Hypertension is the most common comorbidity seen in cancer patients. In fact many studies have shown it to be a risk factor for cancer due to abnormal proliferative pathways.4 Cancer therapeutic agents such as bevacizumab, sunitinib, sorafenib, etc. are known to increase BP by decreasing endothelial nitric oxide (NO) production due to VEGF inhibition.5 Trastuzumab, which is a humanized monoclonal antibody against HER2, also decreases VEGF expression;6 and EBRT causes a decrease in bioavailability of NO by impairing endothelium-dependent vasodilation of conduit arteries.8 Other cancer therapies such as leuprolide can also cause hypertension resulting in increased cardiovascular events.7
We observed resistance to antihypertensive agents targeting RAAS (ACEi/ARB) in our cancer patients; a phenomenon also observed in African American patients treated with ACEi/ARB monotherapy for hypertension. All of our patients had a history of hypertension prior to being initiated on chemotherapy. Their BPs were uncontrolled on ACEi/ARB but normalized on discontinuation of these agents. All of these patients reported adherence with their medications and had normal renal artery duplex scans. None of the physical exam findings or laboratory values suggested other causes of secondary hypertension.
Three of our patients were on VSP inhibitors with bevacizumab and trastuzumab. Preclinical experiments in rats have shown an inability of ACEi to modulate higher increases in BP induced by VEGF inhibition, and suggest effectiveness in treatment for only mild increases in BP (10-15 mmHg).10 They also observed reduced renin levels in the rats exposed to higher levels of cediranib (a potent VSP inhibitor), and thus concluded that RAAS gets downregulated to maintain normotension when exposed to these agents. Other preclinical studies have also shown suppression of RAAS by angiogenesis inhibition.5 Thus, the significance of RAAS in mediating antiangiogenic therapy-induced hypertension is still controversial and other mechanisms such as inhibition of endothelial derived relaxation factors, capillary rarefaction and alteration in pressure-natriuresis relationship, as well as other vasoconstrictive pathways, play a major role.11 Thus ACEi/ARBs can cause suboptimal BP lowering effects in cases of severe hypertension due to already suppressed RAAS in these patients. Nonetheless, in vivo studies have shown that ACEi increases release of NO and are thus recommended as first line agents for management of anti-VEGF induced hypertension;9 especially for their renoprotective effects given higher risk of proteinuria on VSP inhibition therapy.14 It is possible that BP control with ACEi/ARBs in this population occurs due to angiogenesis inhibition by RAAS antagonism and not due to their direct antihypertensive action.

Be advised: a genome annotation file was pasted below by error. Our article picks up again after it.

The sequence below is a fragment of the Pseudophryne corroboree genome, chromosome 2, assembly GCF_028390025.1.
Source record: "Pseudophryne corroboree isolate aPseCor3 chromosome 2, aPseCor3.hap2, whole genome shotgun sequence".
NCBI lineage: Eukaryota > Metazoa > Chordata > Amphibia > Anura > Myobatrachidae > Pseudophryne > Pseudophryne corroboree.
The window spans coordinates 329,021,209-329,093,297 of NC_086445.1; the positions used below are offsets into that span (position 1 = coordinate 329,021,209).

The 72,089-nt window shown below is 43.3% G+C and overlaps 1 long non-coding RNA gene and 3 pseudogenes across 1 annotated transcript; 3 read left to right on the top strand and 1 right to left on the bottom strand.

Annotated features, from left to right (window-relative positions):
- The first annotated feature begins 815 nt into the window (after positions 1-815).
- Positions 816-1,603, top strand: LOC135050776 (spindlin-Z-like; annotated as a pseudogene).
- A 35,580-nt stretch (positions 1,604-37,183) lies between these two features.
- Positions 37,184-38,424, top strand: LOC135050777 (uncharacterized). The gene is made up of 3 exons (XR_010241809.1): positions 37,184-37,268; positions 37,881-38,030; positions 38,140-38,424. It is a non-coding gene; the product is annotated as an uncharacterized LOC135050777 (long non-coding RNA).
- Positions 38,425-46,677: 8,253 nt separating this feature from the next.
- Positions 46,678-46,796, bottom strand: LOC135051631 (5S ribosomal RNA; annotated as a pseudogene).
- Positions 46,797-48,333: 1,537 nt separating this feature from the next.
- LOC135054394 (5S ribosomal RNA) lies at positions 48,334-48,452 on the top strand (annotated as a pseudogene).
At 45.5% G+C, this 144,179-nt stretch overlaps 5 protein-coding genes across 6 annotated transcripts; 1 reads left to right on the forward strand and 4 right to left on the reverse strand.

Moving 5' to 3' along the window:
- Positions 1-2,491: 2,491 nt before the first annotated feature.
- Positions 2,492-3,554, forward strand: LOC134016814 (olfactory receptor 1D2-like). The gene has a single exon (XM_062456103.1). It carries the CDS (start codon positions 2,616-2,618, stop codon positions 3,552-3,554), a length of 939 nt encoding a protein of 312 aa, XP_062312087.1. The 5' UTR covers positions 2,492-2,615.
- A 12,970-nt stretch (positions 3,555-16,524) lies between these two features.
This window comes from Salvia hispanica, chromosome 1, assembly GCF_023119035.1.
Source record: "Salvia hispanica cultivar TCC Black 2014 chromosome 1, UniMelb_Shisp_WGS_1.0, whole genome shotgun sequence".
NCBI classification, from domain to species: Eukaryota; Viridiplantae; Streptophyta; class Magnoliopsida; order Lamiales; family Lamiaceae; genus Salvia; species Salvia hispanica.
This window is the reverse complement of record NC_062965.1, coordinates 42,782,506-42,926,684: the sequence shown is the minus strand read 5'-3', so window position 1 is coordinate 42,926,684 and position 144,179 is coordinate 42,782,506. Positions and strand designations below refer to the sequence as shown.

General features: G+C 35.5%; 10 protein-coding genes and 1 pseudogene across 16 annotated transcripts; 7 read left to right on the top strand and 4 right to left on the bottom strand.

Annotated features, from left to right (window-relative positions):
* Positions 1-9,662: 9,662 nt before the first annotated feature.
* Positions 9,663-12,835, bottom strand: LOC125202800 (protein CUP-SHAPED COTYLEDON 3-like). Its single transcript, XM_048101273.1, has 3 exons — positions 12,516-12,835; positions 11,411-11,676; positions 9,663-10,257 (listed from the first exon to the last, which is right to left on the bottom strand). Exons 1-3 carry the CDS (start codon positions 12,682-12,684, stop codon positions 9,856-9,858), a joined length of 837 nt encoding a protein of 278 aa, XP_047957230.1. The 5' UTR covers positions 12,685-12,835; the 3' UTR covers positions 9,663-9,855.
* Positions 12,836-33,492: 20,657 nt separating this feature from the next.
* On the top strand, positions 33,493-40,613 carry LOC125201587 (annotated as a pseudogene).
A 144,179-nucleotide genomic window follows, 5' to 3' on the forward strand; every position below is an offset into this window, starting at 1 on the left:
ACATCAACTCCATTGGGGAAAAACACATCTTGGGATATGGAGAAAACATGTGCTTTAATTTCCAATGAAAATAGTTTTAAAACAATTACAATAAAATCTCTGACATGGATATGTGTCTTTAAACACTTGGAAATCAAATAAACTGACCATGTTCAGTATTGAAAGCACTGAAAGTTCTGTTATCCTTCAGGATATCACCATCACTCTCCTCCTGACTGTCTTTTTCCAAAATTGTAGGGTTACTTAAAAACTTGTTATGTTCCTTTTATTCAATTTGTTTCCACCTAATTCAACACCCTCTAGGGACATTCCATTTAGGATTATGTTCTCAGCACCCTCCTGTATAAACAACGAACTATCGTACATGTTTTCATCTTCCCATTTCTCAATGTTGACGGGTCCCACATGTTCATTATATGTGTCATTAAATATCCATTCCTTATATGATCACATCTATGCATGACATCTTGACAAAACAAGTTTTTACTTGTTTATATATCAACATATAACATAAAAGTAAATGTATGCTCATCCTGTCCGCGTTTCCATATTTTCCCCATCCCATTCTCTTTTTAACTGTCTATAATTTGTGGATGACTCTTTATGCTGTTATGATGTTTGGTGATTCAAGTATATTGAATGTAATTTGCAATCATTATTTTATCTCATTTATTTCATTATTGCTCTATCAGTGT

Recommendations for agents best used in the management of hypertension in patients on cancer therapy are variable and somewhat controversial, particularly for those on VEGF inhibitors. ACEi/ARBs are commonly preferred in cancer patients due to improved mortality outcome.12,13 However, as discussed, these agents could lead to suboptimal BP lowering as a result of RAAS suppression; particularly in cases of severe VEGF inhibitor-induced hypertension. This mechanism is similar to that of the repressed RAAS system leading to ACEi/ARB resistant hypertension in persons of African ancestry15, and is a possible explanation for the uncontrolled hypertension observed in our case 1. This patient was also on treatment with bortezomib – a proteasome inhibitor that can rarely cause endothelial dysfunction leading to hypertension and vascular dysfunction.16 Case 2 was on cancer treatment with leuprolide ADT which is known to cause hypertension. However, the resistance to ACEi observed in Case 2 was contrary to expectation since both leuprolide and EBRT are implicated in causing hypertension by mechanisms related to impairment of endothelium-dependent vasodilation; thus, ACEi/ARB are expected to be effective.7,8 All these patients showed resistance to ACEi/ARB on different cancer therapies whereas malignancy was a commonality. Indeed, patients with various cancers are known to overexpress Angiotensin II receptor 1, which is involved in BP regulation.17
Our clinical experience shows that for those patients resistant to ACEi/ARBs, peripheral arterial vasodilators like hydralazine and dihydropyridine calcium channel blockers (CCBs) like amlodipine or nifedipine are more effective in managing hypertension in these patients. Curwen et al demonstrated reversal of marked captopril-resistant hypertension induced by cediranib in rats after treatment with nifedipine.10 Clinical studies have also shown effective BP management with dihydropyridine CCBs after treatment with bevacizumab.18,19 Long acting nitrates that increase NO bioavailability have also been shown to effectively control hypertension in patients on antiangiogenic therapy that was refractory to ACEi and CCBs.3 However, there is a potential risk of compromising antiangiogenic benefits as preclinical evidence suggest the role of endothelial NO production in VEGF associated angiogenesis20,21.
In conclusion, possible mechanisms of hypertension resistant to ACEi/ARB observed in certain cancer patients include overexpression of Angiotensin II receptor 1, low renin state or RAAS suppression. Thus, the efficacy of drugs targeting RAAS for BP control in this population on active VEGF-inhibitor or other cancer therapy is still unclear. Since there are no specific recommendations for management of hypertension in cancer patients, clinical experience with its management needs to be reported. The observation of difficult-to-treat hypertension with ACEi/ARBs in cancer patients on VSP inhibitor or other therapy requires further investigation.